President Trump Should Keep His Promise and Pull Out of Paris Climate Agreement

We need to insist that American consumers and producers not be sacrificed to the pipe dreams of Green Eurocrats.

World leaders work together at the 42nd G7 Summit in Japan. President Donald Trump will attend the annual G7 Summit for his first time on May 26-27, 2017. He has promised to get the U.S. out of the Paris climate treaty.

By Calvin Beisner Published on May 24, 2017

President Donald Trump attends his first G7 Summit May 26–27. There he will face enormous pressure to break a promise to those who elected him.

The promise? To get the United States out of the Paris climate treaty.

The pressure? It will come from the head of pretty much every other G7 member. Canadian socialist Prime Minister Justin Trudeau, French President Emmanuel Macron, and German Chancellor Angela Merkel will lead. Others will follow.

Even United Kingdom Prime Minister Theresa May might, despite Brexit, push Trump to “stay in Paris.”

Their reason? It can’t be because they’re convinced Paris is a good deal.

Trillions for Virtually Nothing

Full implementation will cost the world about $1 trillion a year from 2030 to 2100. And that’s an optimistic estimate. If politicians muck things up — and when do they not? — the cost could double.

For that, there’d better be a whopping temperature reduction. But by now these leaders must know there won’t be.

Why? Because the cat’s out of the bag.

Computer climate models — the sole basis of fears of dangerous warming — predict two to three times observed warming. That means they’re wrong. And that means they provide no rational basis for predicting future temperature. And no rational basis for any policy — like the Paris treaty — based on it.

Fully implementing the Paris treaty would achieve only 0.3ºF of cooling by 2100. That’s about 23.3 to 46.6 trillion dollars per tenth of a degree of cooling.

But there’s another reason. Even if the models are right, fully implementing Paris would achieve only 0.3ºF of cooling by 2100. That’s about 23.3 to 46.6 trillion dollars per tenth of a degree of cooling.

And if CO2’s warming effect is only one-half to one-third what the models predict? Then the cost will be two to three times that much per tenth of a degree of cooling.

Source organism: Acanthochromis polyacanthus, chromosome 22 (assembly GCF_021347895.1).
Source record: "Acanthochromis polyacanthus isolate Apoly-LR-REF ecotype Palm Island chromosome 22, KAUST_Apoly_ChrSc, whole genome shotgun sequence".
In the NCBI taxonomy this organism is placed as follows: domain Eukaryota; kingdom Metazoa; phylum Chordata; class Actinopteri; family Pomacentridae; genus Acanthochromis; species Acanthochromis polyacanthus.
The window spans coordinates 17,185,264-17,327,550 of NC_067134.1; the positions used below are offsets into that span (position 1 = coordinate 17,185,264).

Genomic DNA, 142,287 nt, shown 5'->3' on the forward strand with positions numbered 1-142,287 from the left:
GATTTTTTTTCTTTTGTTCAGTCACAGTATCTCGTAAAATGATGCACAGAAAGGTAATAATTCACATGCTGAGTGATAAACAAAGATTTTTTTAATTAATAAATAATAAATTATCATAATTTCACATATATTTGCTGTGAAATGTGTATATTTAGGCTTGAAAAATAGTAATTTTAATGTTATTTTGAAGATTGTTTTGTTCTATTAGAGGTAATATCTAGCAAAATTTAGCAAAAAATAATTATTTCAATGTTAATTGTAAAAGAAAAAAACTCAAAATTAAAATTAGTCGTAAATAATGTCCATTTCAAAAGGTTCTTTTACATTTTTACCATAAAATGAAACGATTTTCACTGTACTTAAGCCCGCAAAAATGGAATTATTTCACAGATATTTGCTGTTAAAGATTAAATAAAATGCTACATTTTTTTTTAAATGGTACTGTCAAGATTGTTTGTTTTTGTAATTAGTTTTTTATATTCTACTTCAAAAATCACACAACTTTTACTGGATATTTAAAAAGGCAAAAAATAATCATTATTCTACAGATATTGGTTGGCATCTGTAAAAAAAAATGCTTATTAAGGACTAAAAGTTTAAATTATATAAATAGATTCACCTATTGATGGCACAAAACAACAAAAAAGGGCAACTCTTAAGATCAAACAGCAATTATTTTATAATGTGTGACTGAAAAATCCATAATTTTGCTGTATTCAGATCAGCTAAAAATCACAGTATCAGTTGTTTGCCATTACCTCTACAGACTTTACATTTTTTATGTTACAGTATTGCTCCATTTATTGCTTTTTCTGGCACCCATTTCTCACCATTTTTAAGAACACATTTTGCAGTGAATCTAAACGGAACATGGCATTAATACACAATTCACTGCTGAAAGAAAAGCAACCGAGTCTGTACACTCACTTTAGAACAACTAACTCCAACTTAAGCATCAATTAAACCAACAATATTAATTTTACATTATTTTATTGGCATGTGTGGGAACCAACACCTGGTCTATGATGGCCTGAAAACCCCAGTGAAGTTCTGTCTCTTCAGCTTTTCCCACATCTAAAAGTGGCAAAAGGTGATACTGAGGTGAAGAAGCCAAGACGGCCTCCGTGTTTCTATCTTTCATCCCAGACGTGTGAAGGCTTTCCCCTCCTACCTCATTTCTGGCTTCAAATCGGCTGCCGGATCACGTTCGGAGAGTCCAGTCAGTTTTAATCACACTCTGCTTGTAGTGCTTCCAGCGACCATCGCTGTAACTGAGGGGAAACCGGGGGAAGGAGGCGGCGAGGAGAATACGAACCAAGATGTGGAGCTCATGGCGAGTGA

Whichever, it’s no bargain. It won’t benefit any ecosystem. It won’t slow sea level rise. It won’t reduce hurricanes, tornadoes, floods, droughts, or heat waves. It won’t save human lives.

Cutting America Down to Size

So why will G7 leaders pressure Trump to “stay in Paris”?

America has the world’s highest CO2 emissions per capita. The cheap energy that generates those emissions gives us the world’s largest economy. Under Paris, America will bear the highest costs. (Thanks, Obama Administration.) China, the highest CO2 emitter, and the EU, India, and Russia, third through fifth, will bear comparatively little.

EU leaders resent American freedom and prosperity. They see Paris as a way to cut us down to size.

That’s despite the fact that, because of our revolution in natural gas production, we’ve already reduced CO2 emissions far more than the smug EU.

(By the way, don’t feel bad about our CO2 emissions. CO2 is non-toxic at twenty times the natural concentration, so it’s no “pollutant.” Plants grow better with more of it. Adding CO2 to the atmosphere greens the planet. That means more food for everything that eats plants, or eats what eats plants. And that benefits the poor most of all.)

So what drives EU leaders? The same thing that’s driven them for decades. They envy and resent American freedom and prosperity. (They forget that our nuclear umbrella protected them from Russian aggression for fifty years.) They see Paris as a way to cut us down to size. Not to mention that many see it as the path to global government and global wealth redistribution.

Trump Answers to Americans, Not G7 Leaders

So if President Trump is to keep candidate Trump’s promise, he needs to hear from the American people. He answers to us, not G7 leaders.

We need to make it clear that forcing low-income Americans, many elderly, to choose between having enough food and keeping warm in winter is wrong.

The American people need to tell him, loudly and clearly, that $23.3 to $46.6 trillion, let alone two or three times that much, per tenth of a degree of cooling is a price we won’t pay.

We need to tell him we don’t want candidate Barack Obama’s promise that if elected electricity prices would “necessarily skyrocket” fulfilled on Trump’s watch.

We need to make it clear that forcing low-income Americans, many elderly, to choose between having enough food and keeping warm in winter is wrong.

And we need to insist that American consumers and producers not be sacrificed to the pipe dreams of Green Eurocrats.

 

Calvin Beisner, Ph.D., is Founder and National Spokesman of The Cornwall Alliance for the Stewardship of Creation.

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  • m-nj

    Our President is too much swayed by a few people in his inner circle who do not hold to the conservative ideology of those who voted for the him. But are any of us really surprised with a politician (even if not a career politician) does not keep his promises.

  • Mark Barone

    Need some help here…where is the stat of .3 degrees F sourced above? (“Fully implementing the Paris treaty would achieve only 0.3ºF of cooling by 2100.”) I cited this statistic, based on this article, and have been questioned on it. I would like to source it. Any help would be appreciated.

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